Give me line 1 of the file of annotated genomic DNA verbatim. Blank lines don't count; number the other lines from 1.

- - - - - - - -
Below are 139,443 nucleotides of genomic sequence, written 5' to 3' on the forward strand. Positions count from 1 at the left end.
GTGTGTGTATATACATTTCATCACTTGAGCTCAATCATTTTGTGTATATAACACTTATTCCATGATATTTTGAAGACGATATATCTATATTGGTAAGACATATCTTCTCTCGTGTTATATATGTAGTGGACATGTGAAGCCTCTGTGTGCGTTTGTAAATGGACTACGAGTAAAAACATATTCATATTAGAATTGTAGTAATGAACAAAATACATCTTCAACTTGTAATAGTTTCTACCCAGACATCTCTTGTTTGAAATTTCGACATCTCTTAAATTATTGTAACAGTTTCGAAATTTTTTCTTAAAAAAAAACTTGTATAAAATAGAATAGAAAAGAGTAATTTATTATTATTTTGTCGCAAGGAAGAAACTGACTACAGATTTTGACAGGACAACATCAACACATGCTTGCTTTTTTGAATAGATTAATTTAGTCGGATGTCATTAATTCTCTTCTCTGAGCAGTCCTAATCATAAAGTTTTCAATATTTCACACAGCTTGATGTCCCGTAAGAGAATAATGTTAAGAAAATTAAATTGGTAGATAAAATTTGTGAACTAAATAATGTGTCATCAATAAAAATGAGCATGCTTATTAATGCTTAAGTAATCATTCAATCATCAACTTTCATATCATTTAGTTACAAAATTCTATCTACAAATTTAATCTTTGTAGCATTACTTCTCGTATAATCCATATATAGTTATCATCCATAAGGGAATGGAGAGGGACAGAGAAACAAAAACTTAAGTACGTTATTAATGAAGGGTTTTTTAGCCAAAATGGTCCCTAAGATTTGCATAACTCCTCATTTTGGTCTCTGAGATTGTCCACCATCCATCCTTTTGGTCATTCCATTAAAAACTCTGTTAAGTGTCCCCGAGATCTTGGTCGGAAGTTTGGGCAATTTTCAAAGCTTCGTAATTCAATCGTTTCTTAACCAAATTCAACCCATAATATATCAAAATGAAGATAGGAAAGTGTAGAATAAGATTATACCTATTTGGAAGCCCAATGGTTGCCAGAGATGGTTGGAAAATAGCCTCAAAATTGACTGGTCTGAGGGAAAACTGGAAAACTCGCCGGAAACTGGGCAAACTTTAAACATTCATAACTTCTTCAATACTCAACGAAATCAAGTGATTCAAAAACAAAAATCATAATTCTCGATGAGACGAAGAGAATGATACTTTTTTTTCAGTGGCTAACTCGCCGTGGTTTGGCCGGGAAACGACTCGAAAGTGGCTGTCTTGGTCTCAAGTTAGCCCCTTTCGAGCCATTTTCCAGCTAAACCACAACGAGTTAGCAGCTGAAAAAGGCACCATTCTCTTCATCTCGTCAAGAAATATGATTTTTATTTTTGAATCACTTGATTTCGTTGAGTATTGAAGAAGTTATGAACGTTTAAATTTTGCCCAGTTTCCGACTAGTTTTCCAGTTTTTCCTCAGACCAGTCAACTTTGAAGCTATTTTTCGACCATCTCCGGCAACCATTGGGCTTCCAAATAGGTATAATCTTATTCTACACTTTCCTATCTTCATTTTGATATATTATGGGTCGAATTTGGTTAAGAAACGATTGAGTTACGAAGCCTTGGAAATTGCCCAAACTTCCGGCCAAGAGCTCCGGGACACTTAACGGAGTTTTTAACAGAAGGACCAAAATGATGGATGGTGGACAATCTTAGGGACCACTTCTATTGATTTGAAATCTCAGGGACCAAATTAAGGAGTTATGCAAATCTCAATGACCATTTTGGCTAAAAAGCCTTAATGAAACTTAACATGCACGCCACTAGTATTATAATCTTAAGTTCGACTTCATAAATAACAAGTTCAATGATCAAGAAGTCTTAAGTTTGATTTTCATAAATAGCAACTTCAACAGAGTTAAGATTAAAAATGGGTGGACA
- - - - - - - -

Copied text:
Below are 139,443 nucleotides of genomic sequence, written 5' to 3' on the forward strand. Positions count from 1 at the left end.